Sections 6.124–26 in the Spotlight

6.124–26 Vertical lists

6.124

Many writers to The Chicago Manual of Style Online Q&A ask how to format lists, and two questions are especially popular:

1. Should items begin with a capital letter?
2. Should items end with any punctuation?

You might say that

1. sometimes they do and
2. sometimes they don’t.

Do you see what happened there? Both of the lists above illustrate an accepted Chicago style for lists whose items are complete sentences. The two lists look different, however, for a logical reason.

In the first list (introduced by “Many writers . . .”) we chose to style each item as a separate grammatical sentence, with an initial cap and ending punctuation. (The styling would be the same if the items were bulleted instead of numbered.)

In the second list (“You might say . . .”), we chose to style the entire list (including the intro), as a single complete grammatical sentence, with an initial cap on You and a single period at the end: “You might say that sometimes they do and sometimes they don’t.” (Again, it would be the same with bulleted items.)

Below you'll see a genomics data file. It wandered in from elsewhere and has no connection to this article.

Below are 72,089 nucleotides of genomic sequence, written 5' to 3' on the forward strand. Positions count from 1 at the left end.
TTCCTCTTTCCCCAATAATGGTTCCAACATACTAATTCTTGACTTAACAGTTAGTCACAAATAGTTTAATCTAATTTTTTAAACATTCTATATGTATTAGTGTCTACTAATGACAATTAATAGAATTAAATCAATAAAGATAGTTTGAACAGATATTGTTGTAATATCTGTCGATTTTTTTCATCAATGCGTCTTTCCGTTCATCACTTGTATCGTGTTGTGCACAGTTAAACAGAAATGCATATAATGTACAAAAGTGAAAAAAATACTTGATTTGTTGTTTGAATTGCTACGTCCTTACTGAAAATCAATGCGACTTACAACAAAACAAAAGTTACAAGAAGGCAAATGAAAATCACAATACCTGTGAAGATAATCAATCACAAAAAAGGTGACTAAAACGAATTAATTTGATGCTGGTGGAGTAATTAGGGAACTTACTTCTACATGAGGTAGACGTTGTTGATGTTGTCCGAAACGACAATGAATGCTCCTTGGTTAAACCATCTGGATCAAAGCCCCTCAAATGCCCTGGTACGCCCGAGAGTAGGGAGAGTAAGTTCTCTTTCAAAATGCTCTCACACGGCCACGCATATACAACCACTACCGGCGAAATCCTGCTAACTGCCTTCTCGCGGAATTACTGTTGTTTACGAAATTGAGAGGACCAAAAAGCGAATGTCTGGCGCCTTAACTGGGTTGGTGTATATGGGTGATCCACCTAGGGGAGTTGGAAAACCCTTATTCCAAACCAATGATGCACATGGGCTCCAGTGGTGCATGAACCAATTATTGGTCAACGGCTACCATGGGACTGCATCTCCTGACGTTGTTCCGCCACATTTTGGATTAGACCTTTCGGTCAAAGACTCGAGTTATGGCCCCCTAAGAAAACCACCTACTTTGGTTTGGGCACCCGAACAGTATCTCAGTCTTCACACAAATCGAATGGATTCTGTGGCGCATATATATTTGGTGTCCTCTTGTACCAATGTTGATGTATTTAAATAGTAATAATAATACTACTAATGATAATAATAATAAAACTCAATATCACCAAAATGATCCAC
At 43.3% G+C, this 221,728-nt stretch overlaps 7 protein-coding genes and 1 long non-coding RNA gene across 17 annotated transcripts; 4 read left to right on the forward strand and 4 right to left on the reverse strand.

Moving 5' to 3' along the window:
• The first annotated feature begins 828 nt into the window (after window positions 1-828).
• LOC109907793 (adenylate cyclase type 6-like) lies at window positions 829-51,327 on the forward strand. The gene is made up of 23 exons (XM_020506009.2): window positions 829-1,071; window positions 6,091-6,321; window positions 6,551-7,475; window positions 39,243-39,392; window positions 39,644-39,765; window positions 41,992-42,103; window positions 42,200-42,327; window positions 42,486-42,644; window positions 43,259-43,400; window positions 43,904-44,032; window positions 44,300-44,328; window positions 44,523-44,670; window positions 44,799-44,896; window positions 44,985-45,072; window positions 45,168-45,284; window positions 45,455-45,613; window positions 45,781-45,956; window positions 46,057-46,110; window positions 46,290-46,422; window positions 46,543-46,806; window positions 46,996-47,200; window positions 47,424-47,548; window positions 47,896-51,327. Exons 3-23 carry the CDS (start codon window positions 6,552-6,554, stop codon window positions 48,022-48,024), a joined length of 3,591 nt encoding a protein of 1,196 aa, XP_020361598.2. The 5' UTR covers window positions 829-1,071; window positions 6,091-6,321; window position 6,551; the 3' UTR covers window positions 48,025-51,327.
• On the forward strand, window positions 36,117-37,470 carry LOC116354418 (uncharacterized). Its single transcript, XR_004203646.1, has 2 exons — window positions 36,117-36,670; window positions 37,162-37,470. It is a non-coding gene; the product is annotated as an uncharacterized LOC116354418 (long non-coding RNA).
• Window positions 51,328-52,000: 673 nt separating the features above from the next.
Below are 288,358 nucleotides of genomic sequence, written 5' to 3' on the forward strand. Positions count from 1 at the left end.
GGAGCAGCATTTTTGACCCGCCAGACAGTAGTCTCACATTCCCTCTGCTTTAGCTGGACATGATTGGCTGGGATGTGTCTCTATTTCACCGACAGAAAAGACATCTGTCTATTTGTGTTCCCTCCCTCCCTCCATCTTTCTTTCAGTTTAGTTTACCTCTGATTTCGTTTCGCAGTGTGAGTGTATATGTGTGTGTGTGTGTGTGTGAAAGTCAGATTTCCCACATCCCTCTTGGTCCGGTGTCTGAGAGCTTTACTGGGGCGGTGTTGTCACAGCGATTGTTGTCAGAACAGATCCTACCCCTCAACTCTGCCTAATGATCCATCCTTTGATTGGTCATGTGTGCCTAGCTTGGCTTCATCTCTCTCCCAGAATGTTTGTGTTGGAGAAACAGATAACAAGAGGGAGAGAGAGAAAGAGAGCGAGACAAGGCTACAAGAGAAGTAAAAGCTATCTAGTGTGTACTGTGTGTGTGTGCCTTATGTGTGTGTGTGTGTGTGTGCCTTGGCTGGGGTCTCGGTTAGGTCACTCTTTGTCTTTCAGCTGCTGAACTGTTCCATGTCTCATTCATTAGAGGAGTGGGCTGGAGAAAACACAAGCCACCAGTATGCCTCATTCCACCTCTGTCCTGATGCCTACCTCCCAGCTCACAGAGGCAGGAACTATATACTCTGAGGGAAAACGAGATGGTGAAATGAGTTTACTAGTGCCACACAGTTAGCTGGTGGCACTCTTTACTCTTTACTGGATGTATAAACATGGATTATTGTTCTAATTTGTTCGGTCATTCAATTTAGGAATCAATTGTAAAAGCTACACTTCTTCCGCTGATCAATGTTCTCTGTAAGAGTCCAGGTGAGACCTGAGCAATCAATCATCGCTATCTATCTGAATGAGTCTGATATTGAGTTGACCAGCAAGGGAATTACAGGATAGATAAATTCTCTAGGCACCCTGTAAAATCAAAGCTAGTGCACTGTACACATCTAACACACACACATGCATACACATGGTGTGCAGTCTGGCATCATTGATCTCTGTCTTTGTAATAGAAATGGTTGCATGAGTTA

There is usually more than one good way to write a list; the most important thing is to style all the items the same way. For instance, we could write the second list like this:

1. Sometimes they do.
2. Sometimes they don’t.

And what about lists with items that are simple words or phrases or sentence fragments?

If the nonsentence items are numbered (or bulleted), use this style:

1. An initial cap at the beginning
2. No sentence-ending punctuation

If the nonsentence items are not numbered (or bulleted), use the plainest style:

no caps
no end punctuation

Finally, make sure the items in your list have the same basic syntax: either all sentences or all fragments. For more details and examples, please see CMOS 6.124–26.

~ ~ ~

Is there a section of CMOS that leaves you scratching your head? Click here to let us know. Please include your e-mail address in case we have a question about your suggestion. (Please note that we are not able to answer questions personally and not all suggestions can be used.)

Note: Subscribers to The Chicago Manual of Style Online may click through to the linked sections of the Manual. (For a 30-day free trial of CMOS Online, click here.)

Tweet about this on TwitterShare on FacebookEmail this to someonePrint this pageShare on Google+Share on LinkedInShare on TumblrPin on Pinterest